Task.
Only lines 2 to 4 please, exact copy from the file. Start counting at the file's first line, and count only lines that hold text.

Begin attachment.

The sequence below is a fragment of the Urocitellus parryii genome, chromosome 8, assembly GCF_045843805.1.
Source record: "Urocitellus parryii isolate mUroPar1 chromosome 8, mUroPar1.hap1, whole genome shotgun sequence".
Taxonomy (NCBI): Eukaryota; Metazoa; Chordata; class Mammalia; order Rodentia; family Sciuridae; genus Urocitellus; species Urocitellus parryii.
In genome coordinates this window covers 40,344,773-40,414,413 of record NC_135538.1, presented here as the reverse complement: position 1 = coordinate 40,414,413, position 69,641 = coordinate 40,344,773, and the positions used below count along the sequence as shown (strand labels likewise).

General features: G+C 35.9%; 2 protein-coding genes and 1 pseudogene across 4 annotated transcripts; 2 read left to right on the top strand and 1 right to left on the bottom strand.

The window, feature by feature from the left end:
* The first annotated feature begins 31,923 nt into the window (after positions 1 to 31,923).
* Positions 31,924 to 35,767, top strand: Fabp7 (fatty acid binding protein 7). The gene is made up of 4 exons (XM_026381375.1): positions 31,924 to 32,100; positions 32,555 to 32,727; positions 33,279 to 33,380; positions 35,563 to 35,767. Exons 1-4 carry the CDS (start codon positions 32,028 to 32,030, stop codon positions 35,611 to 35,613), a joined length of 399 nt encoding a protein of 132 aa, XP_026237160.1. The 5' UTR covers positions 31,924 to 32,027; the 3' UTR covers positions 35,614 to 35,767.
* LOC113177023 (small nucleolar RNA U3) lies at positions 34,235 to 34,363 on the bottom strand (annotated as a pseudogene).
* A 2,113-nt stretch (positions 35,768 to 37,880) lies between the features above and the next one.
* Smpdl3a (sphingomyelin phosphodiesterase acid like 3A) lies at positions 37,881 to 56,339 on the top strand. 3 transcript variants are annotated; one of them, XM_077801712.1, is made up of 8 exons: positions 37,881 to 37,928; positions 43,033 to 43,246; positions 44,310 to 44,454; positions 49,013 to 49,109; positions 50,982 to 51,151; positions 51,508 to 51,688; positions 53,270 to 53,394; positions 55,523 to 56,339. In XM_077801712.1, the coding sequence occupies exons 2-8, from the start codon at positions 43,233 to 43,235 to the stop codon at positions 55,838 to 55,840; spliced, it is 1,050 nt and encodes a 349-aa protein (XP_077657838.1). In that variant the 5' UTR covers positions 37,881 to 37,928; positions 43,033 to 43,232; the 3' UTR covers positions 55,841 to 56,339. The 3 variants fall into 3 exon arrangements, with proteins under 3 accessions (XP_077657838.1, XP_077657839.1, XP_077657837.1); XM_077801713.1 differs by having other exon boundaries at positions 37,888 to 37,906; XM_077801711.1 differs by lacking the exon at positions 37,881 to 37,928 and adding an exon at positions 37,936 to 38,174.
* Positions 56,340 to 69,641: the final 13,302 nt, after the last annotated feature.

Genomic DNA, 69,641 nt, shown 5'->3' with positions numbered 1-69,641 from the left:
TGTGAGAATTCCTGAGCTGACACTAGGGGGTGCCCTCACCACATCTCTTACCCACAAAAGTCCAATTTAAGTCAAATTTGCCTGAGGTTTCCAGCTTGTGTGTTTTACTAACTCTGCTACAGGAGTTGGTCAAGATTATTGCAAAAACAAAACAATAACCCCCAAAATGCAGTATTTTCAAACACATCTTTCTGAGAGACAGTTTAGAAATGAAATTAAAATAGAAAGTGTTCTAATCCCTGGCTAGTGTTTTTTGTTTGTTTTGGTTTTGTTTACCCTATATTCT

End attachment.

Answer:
Source record: "Urocitellus parryii isolate mUroPar1 chromosome 8, mUroPar1.hap1, whole genome shotgun sequence".
Taxonomy (NCBI): Eukaryota; Metazoa; Chordata; class Mammalia; order Rodentia; family Sciuridae; genus Urocitellus; species Urocitellus parryii.
In genome coordinates this window covers 40,344,773-40,414,413 of record NC_135538.1, presented here as the reverse complement: position 1 = coordinate 40,414,413, position 69,641 = coordinate 40,344,773, and the positions used below count along the sequence as shown (strand labels likewise).